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May 6, 2010 / Dave Gorham

Antarctica Importing Ice Cubes?

Wandering the expansive halls of the Offshore Technology Conference yesterday, I stumbled upon the IceCube. What’s the big deal? You say you see ice cubes every day? Indeed.

This ice cube is not frozen. At least, not as it is manufactured. However it’s destined for the frigid depths below the icy surface of Antarctica, so you can bet it will be soon enough. This ice cube comes only from the University of Wisconsin. This ice cube, about the size of a basketball ("IceCube" therefore, a bit of a misnomer), is crammed with electronic sensing equipment and tethered by a high-tech umbilical cord every four meters to a depth of about a mile and a half. This ice cube is designed to be entombed in ice for eternity. This ice cube will relay information to the surface until it is no longer able (or 25,000 years — whichever comes first). Maintenance for this ice cube is impossible. This ice cube is like one of the hundreds melted into place within a cubic kilometer of ice forming a "telescope" below the Antarctic surface. This ice cube is designed to sense neutrinos.

Neutrinos? Neutrinos are subatomic particles produced by the decay of radioactive elements. They are small enough to pass through solid matter without colliding with any molecules and they do so at the speed of light. The technology of the IceCube detects the blue light emitted by the nuclear reaction of a single neutrino crashing into a single ice atom. These IceCubes are on the hunt for extremely high energy neutrinos that come from the collapse of the core of a supernova, gamma-ray bursts, black holes and other extra-galactic events. Though it seems incredible, the light detected by the IceCube allows scientists to reconstruct the path of the neutron and thus its origin within a specific collapsed supernova. And the nearly transparent, pure and radiation-free ice forms an ideal environment allowing the emitted blue light to travel one hundred meters or more through the dark ice.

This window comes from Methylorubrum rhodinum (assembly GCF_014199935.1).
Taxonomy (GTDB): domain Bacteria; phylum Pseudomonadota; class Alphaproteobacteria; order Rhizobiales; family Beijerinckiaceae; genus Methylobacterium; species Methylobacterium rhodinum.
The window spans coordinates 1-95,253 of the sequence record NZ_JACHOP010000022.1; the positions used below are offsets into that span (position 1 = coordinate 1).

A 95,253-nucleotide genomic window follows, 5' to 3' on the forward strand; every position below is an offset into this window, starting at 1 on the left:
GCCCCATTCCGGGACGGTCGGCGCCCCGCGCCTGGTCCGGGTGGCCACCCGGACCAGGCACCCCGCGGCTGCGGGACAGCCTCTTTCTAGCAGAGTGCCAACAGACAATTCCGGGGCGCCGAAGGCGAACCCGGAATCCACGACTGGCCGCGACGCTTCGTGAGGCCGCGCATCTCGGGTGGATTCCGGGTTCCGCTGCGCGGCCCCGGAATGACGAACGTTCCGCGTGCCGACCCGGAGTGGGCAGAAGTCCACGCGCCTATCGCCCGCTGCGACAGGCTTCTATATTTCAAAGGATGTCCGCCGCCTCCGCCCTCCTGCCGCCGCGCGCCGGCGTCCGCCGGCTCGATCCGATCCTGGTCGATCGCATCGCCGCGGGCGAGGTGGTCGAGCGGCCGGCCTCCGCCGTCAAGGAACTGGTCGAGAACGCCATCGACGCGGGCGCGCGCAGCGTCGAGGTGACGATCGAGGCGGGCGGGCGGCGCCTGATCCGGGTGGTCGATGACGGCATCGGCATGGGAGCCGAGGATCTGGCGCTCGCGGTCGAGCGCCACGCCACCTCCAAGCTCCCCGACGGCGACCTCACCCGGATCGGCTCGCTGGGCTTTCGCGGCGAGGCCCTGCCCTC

Students get a look at an IceCube while visiting the University of Wisconsin’s Science Expedition. Photo: University of Wisconsin.

A better understanding of Dark Matter is one motive behind the IceCube. A better motivation is to understand the origins of Man, the Universe, what powers the most energetic engines in the cosmos and what fuels the bombardment of cosmic rays to the Earth. Browse to the University of Wisconsin’s IceCube’s FAQ to understand the full meaning behind the concept and implementation of the IceCube project.



Boxed IceCubes being transported into place. Photo: University of Wisconsin.

The University of Wisconsin is in charge of the IceCube. Previous projects in which UW handled similar drilling and optical modules suggested UW would be ideally suited for the task; project approval came from the National Science Foundation (NSF). The vast majority of the funding for IceCube comes from the NSF with additional funds from international contributors.

The IceCube Blog.

The IceCube website.

The IceCube, aka the Digital Optical Module (DOM).



The IceCube Array as conceptualized below the surface of Antarctica. (No, there is not an Eiffel Tower buried in ice a mile and a half below the surface of Antarctica. That’s just there to show scale.) Image: UW.  

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